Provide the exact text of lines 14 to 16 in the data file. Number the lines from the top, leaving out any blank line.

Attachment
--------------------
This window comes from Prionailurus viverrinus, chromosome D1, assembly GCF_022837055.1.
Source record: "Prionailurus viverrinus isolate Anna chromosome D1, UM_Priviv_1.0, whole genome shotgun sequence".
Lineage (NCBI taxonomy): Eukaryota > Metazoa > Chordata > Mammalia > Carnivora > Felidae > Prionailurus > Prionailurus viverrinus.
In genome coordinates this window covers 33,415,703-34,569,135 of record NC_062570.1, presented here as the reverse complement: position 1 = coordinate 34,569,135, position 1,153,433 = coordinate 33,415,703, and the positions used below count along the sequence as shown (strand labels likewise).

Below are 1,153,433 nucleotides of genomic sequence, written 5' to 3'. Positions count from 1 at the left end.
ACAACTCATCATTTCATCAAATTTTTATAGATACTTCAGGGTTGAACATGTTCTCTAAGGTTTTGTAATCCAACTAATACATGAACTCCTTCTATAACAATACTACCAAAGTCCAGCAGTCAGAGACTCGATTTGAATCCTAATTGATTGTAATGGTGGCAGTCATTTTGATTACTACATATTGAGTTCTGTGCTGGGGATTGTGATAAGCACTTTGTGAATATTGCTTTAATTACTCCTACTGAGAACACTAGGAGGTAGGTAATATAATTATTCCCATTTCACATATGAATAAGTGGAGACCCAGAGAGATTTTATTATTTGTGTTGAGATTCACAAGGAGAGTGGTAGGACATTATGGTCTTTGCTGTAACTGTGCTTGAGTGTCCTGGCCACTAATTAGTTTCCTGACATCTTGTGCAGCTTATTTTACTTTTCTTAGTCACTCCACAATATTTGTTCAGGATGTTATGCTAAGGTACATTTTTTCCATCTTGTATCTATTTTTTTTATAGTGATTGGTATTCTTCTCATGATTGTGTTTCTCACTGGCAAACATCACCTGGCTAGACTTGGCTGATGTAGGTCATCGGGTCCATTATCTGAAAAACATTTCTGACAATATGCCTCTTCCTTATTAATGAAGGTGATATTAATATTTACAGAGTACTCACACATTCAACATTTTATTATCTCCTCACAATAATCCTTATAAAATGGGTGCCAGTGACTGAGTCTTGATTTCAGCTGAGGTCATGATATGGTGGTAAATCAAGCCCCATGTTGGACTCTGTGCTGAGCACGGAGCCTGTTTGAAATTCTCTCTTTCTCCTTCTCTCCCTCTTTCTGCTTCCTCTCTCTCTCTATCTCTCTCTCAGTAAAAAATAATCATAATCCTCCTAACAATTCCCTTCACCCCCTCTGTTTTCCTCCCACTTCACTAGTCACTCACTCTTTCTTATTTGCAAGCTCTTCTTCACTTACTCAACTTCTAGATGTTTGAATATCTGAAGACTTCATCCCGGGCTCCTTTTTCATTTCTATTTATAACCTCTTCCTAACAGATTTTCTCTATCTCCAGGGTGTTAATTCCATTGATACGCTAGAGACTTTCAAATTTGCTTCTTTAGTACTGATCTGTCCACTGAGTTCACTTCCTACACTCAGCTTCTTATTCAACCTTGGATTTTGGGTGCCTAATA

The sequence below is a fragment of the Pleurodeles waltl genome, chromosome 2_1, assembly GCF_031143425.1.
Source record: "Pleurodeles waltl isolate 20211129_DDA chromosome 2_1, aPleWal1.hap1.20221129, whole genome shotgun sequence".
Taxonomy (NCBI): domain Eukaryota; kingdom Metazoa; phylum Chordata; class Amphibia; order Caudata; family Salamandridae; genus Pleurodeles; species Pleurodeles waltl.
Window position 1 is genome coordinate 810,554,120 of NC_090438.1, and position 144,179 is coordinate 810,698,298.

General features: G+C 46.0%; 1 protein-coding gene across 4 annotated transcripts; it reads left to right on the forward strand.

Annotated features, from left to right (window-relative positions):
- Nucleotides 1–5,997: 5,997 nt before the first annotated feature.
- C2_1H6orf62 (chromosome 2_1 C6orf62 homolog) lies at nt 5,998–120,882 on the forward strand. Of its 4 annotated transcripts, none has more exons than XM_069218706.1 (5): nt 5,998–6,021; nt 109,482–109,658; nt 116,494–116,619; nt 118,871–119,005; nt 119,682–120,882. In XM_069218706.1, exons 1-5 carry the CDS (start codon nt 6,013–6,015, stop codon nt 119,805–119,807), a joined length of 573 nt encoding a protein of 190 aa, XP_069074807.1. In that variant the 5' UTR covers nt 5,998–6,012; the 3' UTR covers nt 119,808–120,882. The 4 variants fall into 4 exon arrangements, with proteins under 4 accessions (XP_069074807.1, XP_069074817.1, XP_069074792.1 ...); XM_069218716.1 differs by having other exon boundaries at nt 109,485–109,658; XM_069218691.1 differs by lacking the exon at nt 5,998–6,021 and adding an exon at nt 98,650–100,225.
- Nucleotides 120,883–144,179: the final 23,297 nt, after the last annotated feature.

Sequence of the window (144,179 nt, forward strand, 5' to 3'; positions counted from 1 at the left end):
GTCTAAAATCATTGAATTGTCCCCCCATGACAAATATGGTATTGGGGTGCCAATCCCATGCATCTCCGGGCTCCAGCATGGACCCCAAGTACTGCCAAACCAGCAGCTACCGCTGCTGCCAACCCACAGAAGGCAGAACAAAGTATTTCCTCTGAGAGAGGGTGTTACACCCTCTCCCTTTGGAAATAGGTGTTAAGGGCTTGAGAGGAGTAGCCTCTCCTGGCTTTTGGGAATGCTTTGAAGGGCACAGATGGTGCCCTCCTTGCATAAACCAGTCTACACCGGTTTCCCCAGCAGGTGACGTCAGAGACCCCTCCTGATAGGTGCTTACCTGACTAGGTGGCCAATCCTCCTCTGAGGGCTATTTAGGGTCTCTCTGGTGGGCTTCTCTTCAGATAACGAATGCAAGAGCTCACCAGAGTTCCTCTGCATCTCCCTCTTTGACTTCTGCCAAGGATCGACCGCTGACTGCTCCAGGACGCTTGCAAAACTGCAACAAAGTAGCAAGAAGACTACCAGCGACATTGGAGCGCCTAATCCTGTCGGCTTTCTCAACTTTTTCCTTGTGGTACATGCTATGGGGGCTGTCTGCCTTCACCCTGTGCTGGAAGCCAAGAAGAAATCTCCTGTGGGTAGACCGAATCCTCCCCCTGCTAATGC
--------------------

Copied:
- C2_1H6orf62 (chromosome 2_1 C6orf62 homolog) lies at nt 5,998–120,882 on the forward strand. Of its 4 annotated transcripts, none has more exons than XM_069218706.1 (5): nt 5,998–6,021; nt 109,482–109,658; nt 116,494–116,619; nt 118,871–119,005; nt 119,682–120,882. In XM_069218706.1, exons 1-5 carry the CDS (start codon nt 6,013–6,015, stop codon nt 119,805–119,807), a joined length of 573 nt encoding a protein of 190 aa, XP_069074807.1. In that variant the 5' UTR covers nt 5,998–6,012; the 3' UTR covers nt 119,808–120,882. The 4 variants fall into 4 exon arrangements, with proteins under 4 accessions (XP_069074807.1, XP_069074817.1, XP_069074792.1 ...); XM_069218716.1 differs by having other exon boundaries at nt 109,485–109,658; XM_069218691.1 differs by lacking the exon at nt 5,998–6,021 and adding an exon at nt 98,650–100,225.
- Nucleotides 120,883–144,179: the final 23,297 nt, after the last annotated feature.

Sequence of the window (144,179 nt, forward strand, 5' to 3'; positions counted from 1 at the left end):